Kisimusi is’fikile. Mari yako chete

In monetary terms the journey to Harare is easily quantified.

It’s easy to look at Zimbabwe from the comfort of Johannesburg, pointing out its ills, its politricks, its idiosyncrasies and offering nothing more than deflated hand-wringing. From the inside, the view is more complicated.

I’ve already declared to friends and the few family members still living there that I’m minding my own business and staying indoors because I don’t have the stomach to deal with the cost of spending time in Harare. Get in, show face, get out.

It’s not so much the expense that weighs heavily as it is going to a home you no longer recognise.

Harare is still a grand dame, but one who’s fallen on hard, uncompromising times. It’s not as bad, but it is as bad because nostalgia — like a fever blister — pops up at the most inopportune times. I can’t afford to go home but there’s something about being among my people that puts everything into perspective.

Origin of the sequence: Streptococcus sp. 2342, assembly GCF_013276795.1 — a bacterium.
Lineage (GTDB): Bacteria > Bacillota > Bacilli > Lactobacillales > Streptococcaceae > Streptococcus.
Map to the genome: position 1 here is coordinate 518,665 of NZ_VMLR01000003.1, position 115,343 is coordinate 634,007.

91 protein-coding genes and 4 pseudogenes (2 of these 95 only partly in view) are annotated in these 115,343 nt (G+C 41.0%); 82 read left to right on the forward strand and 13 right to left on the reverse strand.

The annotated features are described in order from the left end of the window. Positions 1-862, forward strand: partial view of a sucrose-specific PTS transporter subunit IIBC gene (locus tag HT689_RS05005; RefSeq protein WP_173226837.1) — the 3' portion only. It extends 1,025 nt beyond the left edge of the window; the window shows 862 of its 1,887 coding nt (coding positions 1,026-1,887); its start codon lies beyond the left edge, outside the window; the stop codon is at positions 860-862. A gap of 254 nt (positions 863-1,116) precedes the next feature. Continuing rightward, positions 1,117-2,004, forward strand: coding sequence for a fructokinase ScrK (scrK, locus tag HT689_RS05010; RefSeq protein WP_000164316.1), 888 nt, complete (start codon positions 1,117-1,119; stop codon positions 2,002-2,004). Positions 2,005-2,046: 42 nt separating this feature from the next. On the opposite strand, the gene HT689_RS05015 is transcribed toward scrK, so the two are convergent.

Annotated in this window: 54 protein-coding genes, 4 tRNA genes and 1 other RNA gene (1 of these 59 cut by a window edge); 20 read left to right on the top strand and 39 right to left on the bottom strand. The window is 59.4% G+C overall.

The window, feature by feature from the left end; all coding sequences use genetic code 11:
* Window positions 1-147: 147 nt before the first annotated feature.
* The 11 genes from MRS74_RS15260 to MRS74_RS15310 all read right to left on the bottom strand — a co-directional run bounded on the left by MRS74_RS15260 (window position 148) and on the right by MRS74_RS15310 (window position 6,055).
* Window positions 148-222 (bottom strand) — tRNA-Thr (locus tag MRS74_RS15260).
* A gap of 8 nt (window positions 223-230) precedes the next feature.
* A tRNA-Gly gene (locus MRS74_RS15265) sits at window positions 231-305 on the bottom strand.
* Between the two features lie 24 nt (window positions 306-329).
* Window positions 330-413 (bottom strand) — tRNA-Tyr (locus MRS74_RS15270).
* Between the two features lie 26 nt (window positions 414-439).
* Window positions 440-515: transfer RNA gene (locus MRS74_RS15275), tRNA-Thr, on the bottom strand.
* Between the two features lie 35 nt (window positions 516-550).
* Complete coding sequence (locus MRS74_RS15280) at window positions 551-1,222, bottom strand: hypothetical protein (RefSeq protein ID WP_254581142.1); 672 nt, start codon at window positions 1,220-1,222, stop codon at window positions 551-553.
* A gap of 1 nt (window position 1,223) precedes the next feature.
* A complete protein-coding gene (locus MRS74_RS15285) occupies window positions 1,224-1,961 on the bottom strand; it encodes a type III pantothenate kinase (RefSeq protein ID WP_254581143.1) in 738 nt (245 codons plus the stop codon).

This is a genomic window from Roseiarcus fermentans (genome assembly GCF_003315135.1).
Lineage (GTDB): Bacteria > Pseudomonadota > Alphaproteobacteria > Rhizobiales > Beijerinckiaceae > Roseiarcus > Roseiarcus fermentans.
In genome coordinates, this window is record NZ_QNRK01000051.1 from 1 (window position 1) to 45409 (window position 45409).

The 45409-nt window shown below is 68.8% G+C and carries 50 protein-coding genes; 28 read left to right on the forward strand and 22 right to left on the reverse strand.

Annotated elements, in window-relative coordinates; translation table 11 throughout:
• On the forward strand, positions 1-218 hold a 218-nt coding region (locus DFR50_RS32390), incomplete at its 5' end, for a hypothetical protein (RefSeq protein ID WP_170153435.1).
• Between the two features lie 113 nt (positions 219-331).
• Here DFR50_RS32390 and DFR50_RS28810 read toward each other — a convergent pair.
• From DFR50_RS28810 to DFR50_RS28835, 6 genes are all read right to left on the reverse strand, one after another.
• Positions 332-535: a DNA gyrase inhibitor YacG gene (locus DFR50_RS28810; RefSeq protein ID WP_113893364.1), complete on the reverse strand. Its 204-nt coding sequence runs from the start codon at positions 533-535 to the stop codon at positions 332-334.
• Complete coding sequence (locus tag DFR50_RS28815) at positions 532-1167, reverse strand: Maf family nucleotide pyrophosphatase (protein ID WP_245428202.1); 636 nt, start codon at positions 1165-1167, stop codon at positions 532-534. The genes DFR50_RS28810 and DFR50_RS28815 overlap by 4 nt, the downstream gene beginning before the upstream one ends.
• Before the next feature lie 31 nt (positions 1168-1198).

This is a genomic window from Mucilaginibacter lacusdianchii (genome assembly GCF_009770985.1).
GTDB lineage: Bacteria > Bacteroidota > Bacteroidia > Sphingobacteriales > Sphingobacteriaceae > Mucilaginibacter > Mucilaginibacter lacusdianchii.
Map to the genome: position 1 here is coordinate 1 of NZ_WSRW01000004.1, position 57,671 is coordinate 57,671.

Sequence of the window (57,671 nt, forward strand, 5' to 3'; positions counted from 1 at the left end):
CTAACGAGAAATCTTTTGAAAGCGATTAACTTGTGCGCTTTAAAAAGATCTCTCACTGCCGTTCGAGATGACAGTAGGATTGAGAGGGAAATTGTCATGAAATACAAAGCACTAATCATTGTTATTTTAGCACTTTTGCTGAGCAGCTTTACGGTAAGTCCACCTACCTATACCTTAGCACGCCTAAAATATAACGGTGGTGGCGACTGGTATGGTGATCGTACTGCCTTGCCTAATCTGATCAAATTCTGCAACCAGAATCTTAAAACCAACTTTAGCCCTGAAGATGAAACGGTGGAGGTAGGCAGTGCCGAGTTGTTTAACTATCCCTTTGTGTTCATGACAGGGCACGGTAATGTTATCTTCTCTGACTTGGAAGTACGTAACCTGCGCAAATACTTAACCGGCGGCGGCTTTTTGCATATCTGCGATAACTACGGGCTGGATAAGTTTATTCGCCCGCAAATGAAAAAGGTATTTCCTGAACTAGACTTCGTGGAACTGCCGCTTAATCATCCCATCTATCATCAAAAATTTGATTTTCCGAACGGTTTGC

The bus trip with Intercape, that evangelical church on wheels, costs a migraine and between R900 and R1 950. The prices double over the December/January season and, with other bus services, there’s a possibility you may not arrive alive.

For those who can’t deal with the beautiful service at overland border posts, you can send bigger luggage ahead with bus drivers for a fee. There’s the possibility of overheating engines, breakdowns and frayed nerves, but thankfully Zimbabwe’s finest aren’t running their roadblock extortion rackets, so driving there is a matter of getting good car insurance and fuel.

Low-cost airline Fastjet’s roundtrip from OR Tambo International Airport to Harare International Airport quotes their prices in dollars, which start from about $270.

It’s always better to drive or bus it with groceries in tow so you don’t experience the carnage of shopping for basics at hugely inflated prices. It’s a gruelling schlep that can potentially drain your pocket if your travel documents are not in order and someone’s looking for a backdoor bonus.

Like our political landscape and discourse, my home is stagnant — it hasn’t moved an inch. Money woes are a constant and budgeting is for those who even have the money to begin with. For me, it’s the gaps in memory that cost more.

The Harare of my childhood doesn’t exist any more and no amount of patriotism requires me to be there this December. 

Kiri Rupiah
Kiri Rupiah is the online editor at the Mail & Guardian.

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